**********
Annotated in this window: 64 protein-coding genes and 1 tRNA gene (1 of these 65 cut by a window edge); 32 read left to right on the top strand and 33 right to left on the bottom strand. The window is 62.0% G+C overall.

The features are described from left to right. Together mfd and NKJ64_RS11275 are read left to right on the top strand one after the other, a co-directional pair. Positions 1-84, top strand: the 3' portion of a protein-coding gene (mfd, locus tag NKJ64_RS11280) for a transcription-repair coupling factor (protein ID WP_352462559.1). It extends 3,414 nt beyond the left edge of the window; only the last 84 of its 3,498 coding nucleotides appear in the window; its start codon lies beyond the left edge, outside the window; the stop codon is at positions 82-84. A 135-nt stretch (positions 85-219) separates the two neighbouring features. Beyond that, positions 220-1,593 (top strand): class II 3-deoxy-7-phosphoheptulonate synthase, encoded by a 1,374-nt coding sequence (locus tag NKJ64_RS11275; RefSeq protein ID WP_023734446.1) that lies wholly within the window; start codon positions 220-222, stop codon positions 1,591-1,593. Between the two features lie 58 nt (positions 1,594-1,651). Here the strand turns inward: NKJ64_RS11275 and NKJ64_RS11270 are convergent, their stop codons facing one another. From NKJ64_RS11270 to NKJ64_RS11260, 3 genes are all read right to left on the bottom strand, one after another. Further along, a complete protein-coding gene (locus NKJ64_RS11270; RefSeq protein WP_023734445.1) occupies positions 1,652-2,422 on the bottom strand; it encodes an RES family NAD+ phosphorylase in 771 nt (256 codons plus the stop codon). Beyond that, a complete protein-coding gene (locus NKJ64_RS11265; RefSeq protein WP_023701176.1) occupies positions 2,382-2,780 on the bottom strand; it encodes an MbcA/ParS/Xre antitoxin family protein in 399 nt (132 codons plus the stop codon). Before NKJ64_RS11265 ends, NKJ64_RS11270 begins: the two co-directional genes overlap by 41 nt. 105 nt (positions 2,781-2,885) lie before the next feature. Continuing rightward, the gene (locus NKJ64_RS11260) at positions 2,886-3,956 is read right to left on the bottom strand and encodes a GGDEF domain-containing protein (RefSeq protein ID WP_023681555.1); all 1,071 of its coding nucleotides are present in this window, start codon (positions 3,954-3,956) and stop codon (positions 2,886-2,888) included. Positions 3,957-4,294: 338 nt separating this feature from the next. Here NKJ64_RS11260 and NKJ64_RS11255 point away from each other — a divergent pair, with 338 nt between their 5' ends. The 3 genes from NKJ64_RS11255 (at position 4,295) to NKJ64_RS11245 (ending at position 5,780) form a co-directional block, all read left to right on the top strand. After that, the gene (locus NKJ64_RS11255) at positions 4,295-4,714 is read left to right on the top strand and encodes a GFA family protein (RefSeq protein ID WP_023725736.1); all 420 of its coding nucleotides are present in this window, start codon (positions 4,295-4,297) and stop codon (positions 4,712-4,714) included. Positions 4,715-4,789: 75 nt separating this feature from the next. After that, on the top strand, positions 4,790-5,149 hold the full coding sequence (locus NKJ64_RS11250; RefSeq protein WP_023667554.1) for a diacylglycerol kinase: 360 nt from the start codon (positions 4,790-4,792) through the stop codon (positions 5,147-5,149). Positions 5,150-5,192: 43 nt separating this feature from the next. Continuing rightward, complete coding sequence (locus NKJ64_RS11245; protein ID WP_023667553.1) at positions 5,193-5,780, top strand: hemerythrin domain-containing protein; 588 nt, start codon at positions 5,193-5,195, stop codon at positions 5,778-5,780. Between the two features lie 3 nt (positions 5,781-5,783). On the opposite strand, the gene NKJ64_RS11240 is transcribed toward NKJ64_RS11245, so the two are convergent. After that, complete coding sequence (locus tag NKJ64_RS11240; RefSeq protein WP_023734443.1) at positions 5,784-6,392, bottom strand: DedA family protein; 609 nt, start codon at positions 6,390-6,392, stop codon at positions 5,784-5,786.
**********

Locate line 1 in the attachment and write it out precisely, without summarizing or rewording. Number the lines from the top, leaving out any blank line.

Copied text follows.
Annotated in this window: 64 protein-coding genes and 1 tRNA gene (1 of these 65 cut by a window edge); 32 read left to right on the top strand and 33 right to left on the bottom strand. The window is 62.0% G+C overall.